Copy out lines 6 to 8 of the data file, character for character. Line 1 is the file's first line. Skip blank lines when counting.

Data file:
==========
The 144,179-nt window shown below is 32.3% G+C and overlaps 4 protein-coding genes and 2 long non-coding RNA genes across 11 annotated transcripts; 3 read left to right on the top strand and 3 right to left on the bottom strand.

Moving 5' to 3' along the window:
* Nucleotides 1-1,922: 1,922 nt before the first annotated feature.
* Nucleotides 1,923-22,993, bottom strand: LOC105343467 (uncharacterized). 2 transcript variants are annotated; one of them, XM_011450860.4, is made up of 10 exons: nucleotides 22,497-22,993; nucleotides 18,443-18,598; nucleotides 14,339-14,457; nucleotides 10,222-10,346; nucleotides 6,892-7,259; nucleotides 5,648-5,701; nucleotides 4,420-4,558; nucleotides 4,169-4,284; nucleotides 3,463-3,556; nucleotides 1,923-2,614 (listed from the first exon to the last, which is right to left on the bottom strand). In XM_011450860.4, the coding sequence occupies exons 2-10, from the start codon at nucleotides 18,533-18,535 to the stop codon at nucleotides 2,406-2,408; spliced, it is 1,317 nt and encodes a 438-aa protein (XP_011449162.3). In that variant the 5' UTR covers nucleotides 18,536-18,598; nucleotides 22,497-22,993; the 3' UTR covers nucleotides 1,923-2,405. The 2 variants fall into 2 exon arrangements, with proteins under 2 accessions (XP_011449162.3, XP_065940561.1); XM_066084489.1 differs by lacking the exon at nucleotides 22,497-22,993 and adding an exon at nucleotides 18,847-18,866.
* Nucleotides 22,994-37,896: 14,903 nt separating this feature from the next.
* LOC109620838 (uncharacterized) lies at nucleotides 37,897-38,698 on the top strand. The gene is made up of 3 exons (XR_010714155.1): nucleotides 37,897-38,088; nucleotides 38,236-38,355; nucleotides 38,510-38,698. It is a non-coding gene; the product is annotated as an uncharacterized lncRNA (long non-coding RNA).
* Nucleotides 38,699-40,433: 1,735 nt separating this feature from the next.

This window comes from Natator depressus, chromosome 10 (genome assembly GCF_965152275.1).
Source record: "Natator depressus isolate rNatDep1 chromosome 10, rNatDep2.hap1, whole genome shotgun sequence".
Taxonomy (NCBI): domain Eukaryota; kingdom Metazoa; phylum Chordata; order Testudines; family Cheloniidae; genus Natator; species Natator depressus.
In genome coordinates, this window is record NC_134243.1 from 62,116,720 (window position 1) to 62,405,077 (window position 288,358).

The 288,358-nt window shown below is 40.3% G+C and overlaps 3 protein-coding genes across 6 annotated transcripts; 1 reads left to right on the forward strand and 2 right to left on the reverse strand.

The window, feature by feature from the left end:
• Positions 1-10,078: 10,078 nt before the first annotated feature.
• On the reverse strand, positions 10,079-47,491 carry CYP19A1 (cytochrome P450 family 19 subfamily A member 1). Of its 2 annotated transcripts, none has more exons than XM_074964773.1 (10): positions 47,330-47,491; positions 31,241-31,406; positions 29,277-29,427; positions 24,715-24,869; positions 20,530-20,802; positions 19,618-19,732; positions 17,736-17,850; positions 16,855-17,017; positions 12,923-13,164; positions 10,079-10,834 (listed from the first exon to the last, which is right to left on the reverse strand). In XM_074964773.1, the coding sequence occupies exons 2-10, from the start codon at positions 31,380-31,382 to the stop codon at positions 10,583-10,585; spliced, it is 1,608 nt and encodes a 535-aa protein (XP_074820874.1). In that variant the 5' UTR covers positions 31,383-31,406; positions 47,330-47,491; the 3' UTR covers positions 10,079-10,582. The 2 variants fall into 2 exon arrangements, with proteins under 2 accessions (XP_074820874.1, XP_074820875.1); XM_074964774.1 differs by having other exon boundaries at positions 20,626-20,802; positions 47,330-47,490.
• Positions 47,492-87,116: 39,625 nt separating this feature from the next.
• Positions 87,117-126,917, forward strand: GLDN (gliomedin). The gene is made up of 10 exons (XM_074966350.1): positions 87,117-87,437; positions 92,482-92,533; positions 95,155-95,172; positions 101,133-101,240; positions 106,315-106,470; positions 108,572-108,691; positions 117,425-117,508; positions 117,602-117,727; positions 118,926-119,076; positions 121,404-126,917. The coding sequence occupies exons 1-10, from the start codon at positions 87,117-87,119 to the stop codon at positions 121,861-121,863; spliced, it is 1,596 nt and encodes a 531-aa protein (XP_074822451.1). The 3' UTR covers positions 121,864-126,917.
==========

* LOC109620838 (uncharacterized) lies at nucleotides 37,897-38,698 on the top strand. The gene is made up of 3 exons (XR_010714155.1): nucleotides 37,897-38,088; nucleotides 38,236-38,355; nucleotides 38,510-38,698. It is a non-coding gene; the product is annotated as an uncharacterized lncRNA (long non-coding RNA).
* Nucleotides 38,699-40,433: 1,735 nt separating this feature from the next.

This window comes from Natator depressus, chromosome 10 (genome assembly GCF_965152275.1).